In 1843, Dost Mohammad Khan subdued the Hazarajat (Behsud, Dai Zangi, Dai Kundi) and Bamian, which had seized the power vacuum during the British invasion to become independent.[6][10][3] In 1846, a rebellion by the Kohistani Tajiks of Tagab was suppressed and Dost Mohammad was able to consolidate his position on that traditionally rebellious area.[6][10][3] In July 1848, he intended to send a force to conquer Balkh but the Second Anglo-Sikh War prevented this and occupied Dost Mohammad for another year.[9][3] The Sikhs proposed to cede Peshawar to the Afghans (although it never became a reality) and as a result, Mohammad sent 5,000 Afghans under Mohammad Akram Khan to aid the Sikhs in the war.[9][6][10] When the Sikhs were defeated and the British retook Peshawar, it was feared in Kabul that the British would follow up their victory by invading Afghanistan. However, this never happened and Dost Mohammad therefore invaded Balkh in the Spring of 1849.[9][3][10]

British InvolvementEdit

Dost Mohammad Khan was confident that the British would not intervene to save Herat.[8]

Iranian InvolvementEdit

Course of the WarEdit

Herati Conquest of FarahEdit

On March 11, 1862, Herati forces conquered the city of Farah in a battle where around 100 men on both sides were killed.[8] This was Sultan Ahmad Khan's biggest blunder, as it allowed Dost Mohammad Khan to have a cassus belli for an invasion of Herat. He believed that the Iranians backed Sultan Ahmad Khan's conquest of Farah, when in reality they never sanctioned such a move.[8]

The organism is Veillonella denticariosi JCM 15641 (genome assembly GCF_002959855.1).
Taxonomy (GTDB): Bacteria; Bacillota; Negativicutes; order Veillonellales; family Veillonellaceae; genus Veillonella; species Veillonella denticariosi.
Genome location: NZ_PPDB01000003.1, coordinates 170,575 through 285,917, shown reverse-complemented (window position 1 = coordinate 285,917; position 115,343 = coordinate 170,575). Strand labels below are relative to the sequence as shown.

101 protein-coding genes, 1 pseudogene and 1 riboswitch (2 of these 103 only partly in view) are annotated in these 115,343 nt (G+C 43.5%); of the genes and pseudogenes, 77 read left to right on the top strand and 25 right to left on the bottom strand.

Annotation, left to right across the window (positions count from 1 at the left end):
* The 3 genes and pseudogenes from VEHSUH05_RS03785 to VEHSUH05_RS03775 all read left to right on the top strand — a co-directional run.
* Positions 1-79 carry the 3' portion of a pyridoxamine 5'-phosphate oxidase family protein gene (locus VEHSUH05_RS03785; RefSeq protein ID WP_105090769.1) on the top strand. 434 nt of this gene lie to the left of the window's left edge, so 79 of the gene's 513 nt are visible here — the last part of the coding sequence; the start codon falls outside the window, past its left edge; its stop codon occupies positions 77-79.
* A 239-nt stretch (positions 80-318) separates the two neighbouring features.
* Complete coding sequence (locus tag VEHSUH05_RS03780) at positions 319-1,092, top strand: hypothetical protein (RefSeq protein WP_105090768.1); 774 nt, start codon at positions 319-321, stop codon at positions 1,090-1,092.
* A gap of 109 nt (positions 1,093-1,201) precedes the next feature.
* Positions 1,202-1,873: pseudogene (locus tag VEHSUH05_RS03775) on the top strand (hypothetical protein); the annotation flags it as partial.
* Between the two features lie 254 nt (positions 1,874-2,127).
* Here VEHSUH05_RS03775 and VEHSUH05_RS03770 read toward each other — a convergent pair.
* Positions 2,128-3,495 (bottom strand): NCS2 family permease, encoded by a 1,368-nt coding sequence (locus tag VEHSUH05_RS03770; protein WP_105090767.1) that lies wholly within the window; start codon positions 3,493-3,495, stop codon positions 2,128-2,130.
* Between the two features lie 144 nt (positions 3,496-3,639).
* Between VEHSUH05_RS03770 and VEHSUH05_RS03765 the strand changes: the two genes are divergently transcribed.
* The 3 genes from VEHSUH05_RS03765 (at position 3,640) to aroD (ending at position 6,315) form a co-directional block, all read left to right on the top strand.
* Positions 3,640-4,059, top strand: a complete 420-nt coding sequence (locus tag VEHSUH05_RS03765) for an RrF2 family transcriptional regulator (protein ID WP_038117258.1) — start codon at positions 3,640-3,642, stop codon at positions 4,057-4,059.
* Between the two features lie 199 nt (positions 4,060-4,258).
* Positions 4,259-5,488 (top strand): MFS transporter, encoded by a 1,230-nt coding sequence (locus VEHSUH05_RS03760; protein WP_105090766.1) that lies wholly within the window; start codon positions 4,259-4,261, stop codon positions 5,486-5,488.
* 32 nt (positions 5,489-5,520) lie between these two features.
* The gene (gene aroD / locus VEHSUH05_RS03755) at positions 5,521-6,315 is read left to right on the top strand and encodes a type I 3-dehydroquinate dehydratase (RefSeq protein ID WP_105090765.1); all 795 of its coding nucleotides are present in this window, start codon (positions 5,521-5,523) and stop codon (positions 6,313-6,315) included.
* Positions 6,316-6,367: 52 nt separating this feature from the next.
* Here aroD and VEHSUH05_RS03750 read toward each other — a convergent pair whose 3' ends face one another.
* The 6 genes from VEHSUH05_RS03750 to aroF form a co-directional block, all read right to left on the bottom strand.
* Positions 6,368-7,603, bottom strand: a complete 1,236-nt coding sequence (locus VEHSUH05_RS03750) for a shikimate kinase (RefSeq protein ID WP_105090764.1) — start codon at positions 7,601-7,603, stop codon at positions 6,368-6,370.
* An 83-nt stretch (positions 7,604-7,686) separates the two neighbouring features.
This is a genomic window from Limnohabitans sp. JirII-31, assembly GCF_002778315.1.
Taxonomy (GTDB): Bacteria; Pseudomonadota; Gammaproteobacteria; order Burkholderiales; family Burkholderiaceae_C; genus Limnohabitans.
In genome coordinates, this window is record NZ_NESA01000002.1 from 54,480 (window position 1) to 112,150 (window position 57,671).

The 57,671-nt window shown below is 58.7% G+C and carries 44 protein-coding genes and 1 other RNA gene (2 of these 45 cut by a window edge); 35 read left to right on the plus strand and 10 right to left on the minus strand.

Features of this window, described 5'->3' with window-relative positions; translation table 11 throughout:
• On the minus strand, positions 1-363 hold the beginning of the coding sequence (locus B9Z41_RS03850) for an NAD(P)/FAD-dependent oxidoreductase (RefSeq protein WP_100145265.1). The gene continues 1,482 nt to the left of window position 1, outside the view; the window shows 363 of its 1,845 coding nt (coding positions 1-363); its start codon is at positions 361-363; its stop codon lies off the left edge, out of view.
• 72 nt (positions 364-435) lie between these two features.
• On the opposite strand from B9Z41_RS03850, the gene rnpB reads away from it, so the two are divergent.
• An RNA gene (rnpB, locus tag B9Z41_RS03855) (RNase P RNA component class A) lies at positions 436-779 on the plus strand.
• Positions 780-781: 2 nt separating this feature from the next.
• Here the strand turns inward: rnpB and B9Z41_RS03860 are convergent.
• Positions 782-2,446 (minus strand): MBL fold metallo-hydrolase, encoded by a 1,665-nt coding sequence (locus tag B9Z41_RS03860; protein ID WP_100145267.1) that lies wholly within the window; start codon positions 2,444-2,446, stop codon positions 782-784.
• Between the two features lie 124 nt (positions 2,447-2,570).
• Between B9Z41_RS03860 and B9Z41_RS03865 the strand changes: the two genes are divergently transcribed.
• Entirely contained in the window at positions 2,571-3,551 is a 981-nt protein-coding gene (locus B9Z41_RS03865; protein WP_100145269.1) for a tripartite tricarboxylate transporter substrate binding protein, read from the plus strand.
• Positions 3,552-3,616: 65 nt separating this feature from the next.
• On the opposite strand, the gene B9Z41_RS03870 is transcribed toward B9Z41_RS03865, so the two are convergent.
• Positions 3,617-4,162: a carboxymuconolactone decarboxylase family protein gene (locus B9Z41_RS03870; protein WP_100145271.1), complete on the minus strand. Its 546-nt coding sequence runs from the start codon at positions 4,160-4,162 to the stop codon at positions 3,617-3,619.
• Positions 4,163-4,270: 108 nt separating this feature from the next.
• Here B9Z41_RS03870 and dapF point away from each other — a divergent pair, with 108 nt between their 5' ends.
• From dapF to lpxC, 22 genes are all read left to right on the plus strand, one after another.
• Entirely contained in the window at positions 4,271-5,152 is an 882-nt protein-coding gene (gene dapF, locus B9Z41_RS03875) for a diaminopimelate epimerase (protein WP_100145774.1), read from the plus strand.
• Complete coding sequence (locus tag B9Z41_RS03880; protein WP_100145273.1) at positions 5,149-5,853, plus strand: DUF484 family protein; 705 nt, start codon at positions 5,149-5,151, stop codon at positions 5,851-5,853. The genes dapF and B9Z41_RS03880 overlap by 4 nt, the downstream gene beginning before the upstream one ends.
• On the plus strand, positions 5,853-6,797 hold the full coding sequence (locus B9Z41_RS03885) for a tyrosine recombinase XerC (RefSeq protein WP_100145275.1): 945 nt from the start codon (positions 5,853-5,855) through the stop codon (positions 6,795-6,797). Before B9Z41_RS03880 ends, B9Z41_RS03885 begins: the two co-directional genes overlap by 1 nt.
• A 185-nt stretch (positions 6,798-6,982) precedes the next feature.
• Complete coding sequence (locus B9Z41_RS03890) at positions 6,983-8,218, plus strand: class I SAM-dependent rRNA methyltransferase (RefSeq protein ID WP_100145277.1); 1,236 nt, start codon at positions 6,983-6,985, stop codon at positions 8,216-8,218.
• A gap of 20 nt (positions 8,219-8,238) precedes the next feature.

Invasion of Dost Mohammad KhanEdit

On July 6, Dost Mohammad Khan's forces captured Farah. On July 19, Sabzawar was captured.[8]

Siege of HeratEdit

AftermathEdit

SourcesEdit

ReferencesEdit

  1. ^ a b c d e f Noelle-Karimi, Christine (2014). The Pearl in Its Midst: Herat and the Mapping of Khurasan (15th-19th Centuries). Austrian Academy of Sciences Press. ISBN 978-3-7001-7202-4.
  2. ^ a b c d e Yusuf, Mohamed (1988). A History of Afghanistan, from 1793 A.D. to 1865 A.D. ISBN 1466222417.
  3. ^ a b c d e f g h Noelle, Christine (2012-06-25). State and Tribe in Nineteenth-Century Afghanistan: The Reign of Amir Dost Muhammad Khan (1826-1863). Routledge. ISBN 978-1-136-60317-4.
  4. ^ Balfour, Edward (1885). The Cyclopædia of India and of Eastern and Southern Asia, Commercial Industrial, and Scientific: Products of the Mineral, Vegetable, and Animal Kingdoms, Useful Arts and Manufactures. Bernard Quaritch.
  5. ^ Nelson, John (1976-05-01). "The Siege of Herat: 1837-1838". Culminating Projects in History.
  6. ^ a b c d McChesney, Robert; Khorrami, Mohammad Mehdi (2012-12-19). The History of Afghanistan (6 vol. set): Fayż Muḥammad Kātib Hazārah's Sirāj al-tawārīkh. BRILL. ISBN 978-90-04-23498-7.
  7. ^ Alder, G. J. (1974). "The Key to India?: Britain and the Herat Problem 1830-1863 - Part 1". Middle Eastern Studies. 10 (2): 186–209. doi:10.1080/00263207408700270. ISSN 0026-3206. JSTOR 4282525.
  8. ^ a b c d e "THE AFGHAN - IRANIAN CONFLICT OVER HERAT PROVINCE AND EUROPEAN INTERVENTION 1796 - 1863: A REINTERPRETATION - ProQuest". www.proquest.com. Retrieved 2021-09-15.
  9. ^ a b c d e f Lee, Jonathan L. (1996-01-01). The "Ancient Supremacy": Bukhara, Afghanistan and the Battle for Balkh, 1731-1901. BRILL. ISBN 978-90-04-10399-3.
  10. ^ a b c d e f Lee, Jonathan L. (2019-01-15). Afghanistan: A History from 1260 to the Present. Reaktion Books. ISBN 978-1-78914-010-1.